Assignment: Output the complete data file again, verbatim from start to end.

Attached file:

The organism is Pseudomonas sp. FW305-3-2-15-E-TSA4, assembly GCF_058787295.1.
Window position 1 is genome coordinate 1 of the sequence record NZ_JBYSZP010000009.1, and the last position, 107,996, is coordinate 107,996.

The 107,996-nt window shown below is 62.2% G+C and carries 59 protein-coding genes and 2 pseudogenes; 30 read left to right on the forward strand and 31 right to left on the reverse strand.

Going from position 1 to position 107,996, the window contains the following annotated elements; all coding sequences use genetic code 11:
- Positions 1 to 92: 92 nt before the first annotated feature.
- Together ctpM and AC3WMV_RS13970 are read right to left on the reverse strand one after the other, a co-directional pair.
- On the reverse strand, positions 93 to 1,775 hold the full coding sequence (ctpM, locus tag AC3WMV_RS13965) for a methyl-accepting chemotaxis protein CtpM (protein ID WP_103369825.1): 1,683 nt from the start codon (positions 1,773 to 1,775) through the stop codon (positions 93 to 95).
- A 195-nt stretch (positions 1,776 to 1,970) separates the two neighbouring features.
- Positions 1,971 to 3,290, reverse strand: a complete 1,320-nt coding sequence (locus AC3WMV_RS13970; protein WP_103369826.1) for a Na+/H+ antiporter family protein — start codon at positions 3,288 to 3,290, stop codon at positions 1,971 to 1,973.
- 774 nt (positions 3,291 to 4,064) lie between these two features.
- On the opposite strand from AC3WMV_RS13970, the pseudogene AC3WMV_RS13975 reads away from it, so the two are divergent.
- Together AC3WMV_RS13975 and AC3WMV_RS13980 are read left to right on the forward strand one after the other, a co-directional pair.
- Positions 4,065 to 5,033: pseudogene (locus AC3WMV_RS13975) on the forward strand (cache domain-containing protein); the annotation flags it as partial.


The organism is Pseudomonas sp. FW305-3-2-15-E-TSA4, assembly GCF_058787295.1.
Window position 1 is genome coordinate 1 of the sequence record NZ_JBYSZP010000009.1, and the last position, 107,996, is coordinate 107,996.

The 107,996-nt window shown below is 62.2% G+C and carries 59 protein-coding genes and 2 pseudogenes; 30 read left to right on the forward strand and 31 right to left on the reverse strand.

Going from position 1 to position 107,996, the window contains the following annotated elements; all coding sequences use genetic code 11:
- Positions 1 to 92: 92 nt before the first annotated feature.
- Together ctpM and AC3WMV_RS13970 are read right to left on the reverse strand one after the other, a co-directional pair.
- On the reverse strand, positions 93 to 1,775 hold the full coding sequence (ctpM, locus tag AC3WMV_RS13965) for a methyl-accepting chemotaxis protein CtpM (protein ID WP_103369825.1): 1,683 nt from the start codon (positions 1,773 to 1,775) through the stop codon (positions 93 to 95).
- A 195-nt stretch (positions 1,776 to 1,970) separates the two neighbouring features.
- Positions 1,971 to 3,290, reverse strand: a complete 1,320-nt coding sequence (locus AC3WMV_RS13970; protein WP_103369826.1) for a Na+/H+ antiporter family protein — start codon at positions 3,288 to 3,290, stop codon at positions 1,971 to 1,973.
- 774 nt (positions 3,291 to 4,064) lie between these two features.
- On the opposite strand from AC3WMV_RS13970, the pseudogene AC3WMV_RS13975 reads away from it, so the two are divergent.
- Together AC3WMV_RS13975 and AC3WMV_RS13980 are read left to right on the forward strand one after the other, a co-directional pair.
- Positions 4,065 to 5,033: pseudogene (locus AC3WMV_RS13975) on the forward strand (cache domain-containing protein); the annotation flags it as partial.